The pool is not only a source of amazement for viewers; it has apparently also provided much amusement for the performers. Petrolo recalled an incident during the show’s creation when one of the main characters, Reda — who is dressed in a fat suit, was asked to roll along the ground towards the pool. He obliged, expecting other cast members to improvise and catch him in time. They didn’t.
“Suddenly, there was this big meringue, in his huge king’s costume, floating in the pool,” Petrolo said.
Safety is naturally paramount in shows such as these. All performers are trained divers, and all grips and harnesses are checked and re-checked multiple times before each performance. And, so far, the ambulance that is always on standby has never been required, although the fully equipped first aid center has been called into use a few times, for minor bumps and sprains.
The labyrinthine backstage space is home to a gym, fitness center, and dance studio, and even a fully equipped carpentry studio where most of the props are manufactured.
During non-show hours, there is a relaxed vibe backstage, which has become a second home for team-members (we can only imagine how frenetic it must get during the show, however). Watching the artists rehearse and work out is mesmerizing, as you really get to see the extreme physical rigors of the job, which, during the show, are often masked by all the bells and whistles.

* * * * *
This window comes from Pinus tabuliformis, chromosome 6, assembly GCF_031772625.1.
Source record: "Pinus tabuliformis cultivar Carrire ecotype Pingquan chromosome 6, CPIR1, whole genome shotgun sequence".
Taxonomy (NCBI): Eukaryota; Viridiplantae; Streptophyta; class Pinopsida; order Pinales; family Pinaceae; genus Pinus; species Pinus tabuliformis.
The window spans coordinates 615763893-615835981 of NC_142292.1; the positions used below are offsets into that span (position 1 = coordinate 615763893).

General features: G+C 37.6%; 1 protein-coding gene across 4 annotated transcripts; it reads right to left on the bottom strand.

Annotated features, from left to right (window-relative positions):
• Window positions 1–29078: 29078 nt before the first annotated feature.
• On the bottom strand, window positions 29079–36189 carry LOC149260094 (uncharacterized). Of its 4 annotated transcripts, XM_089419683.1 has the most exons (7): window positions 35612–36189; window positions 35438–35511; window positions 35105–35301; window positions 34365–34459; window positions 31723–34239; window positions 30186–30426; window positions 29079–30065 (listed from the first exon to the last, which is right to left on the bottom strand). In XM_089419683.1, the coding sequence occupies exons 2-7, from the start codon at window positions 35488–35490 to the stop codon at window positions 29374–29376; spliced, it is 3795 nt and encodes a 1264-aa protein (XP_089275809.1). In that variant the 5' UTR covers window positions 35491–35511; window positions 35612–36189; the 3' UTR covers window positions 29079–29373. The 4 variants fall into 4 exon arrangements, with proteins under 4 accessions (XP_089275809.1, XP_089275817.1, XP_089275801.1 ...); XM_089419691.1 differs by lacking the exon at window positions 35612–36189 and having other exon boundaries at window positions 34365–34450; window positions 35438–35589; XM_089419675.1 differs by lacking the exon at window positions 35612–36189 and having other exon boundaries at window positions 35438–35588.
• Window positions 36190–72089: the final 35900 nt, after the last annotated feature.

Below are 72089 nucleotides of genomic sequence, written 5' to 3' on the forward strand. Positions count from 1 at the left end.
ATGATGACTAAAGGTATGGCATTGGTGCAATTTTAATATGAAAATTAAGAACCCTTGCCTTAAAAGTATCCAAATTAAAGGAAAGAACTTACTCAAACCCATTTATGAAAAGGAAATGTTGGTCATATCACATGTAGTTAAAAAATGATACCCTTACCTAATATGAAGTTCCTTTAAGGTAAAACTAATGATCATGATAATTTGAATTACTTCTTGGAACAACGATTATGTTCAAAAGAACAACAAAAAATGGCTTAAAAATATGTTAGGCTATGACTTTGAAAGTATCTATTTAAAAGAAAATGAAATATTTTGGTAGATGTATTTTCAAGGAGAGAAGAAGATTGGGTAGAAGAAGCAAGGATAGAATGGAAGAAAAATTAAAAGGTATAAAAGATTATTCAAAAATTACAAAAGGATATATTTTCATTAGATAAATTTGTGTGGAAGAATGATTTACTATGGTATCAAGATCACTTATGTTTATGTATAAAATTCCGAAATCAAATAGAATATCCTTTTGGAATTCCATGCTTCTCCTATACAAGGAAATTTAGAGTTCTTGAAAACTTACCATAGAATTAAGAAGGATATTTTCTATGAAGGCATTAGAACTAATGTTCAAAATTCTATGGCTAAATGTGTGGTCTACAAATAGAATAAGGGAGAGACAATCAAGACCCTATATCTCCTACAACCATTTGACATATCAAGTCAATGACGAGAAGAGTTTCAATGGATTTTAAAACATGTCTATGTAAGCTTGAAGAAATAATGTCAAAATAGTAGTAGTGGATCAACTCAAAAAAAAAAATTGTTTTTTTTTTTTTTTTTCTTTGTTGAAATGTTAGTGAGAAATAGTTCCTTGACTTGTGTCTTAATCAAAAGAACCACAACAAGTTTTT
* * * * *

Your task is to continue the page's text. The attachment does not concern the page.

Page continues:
Performers roles are designated according to their individual skills. Age and experience counts for less here than sheer talent.
It’s a lot like a sports team actually. Mornings are typically quite relaxed, and after lunch, the performers start to focus, getting into rehearsal mode; focusing on parts of the show that may need tweaking or improving. Some might choose to work out as well. Next comes the dinner break. And then, it’s show time — five nights a week.
La Perle is a remarkable combination of logistics, machinery and human endeavor. Before the show launched, Dragone described it as a living, breathing entity that is meant to grow from a baby into an adult. Thanks to his talented team, working under his watchful eye, his baby is well on its way to a long and happy life.


Did you know?

There are 65 performers in the show from 23 different countries

‘It might be our destiny to have Syria only in our imagination’

Syrian band Tanjaret Daghet (which means ‘pressure cooker’ in Arabic).
Updated 19 April 2018

‘It might be our destiny to have Syria only in our imagination’

  • Syrian artists-in-exile discuss their absence from their homeland and its impact on their work
  • For many exiled Syrian artists, their work is an expression of grief

DUBAI: “Being away from Syria is difficult,” young poet Maysan Nasser said. “Seven years later, it still feels like a phantom limb. It feels like the echo of white noise that is reverberating louder by the day.”

Nasser, a Beirut Poetry Slam champion, was talking separation: The idea that the loss of Syria is like an amputation. After seven years, she is still looking for answers to questions of home and belonging.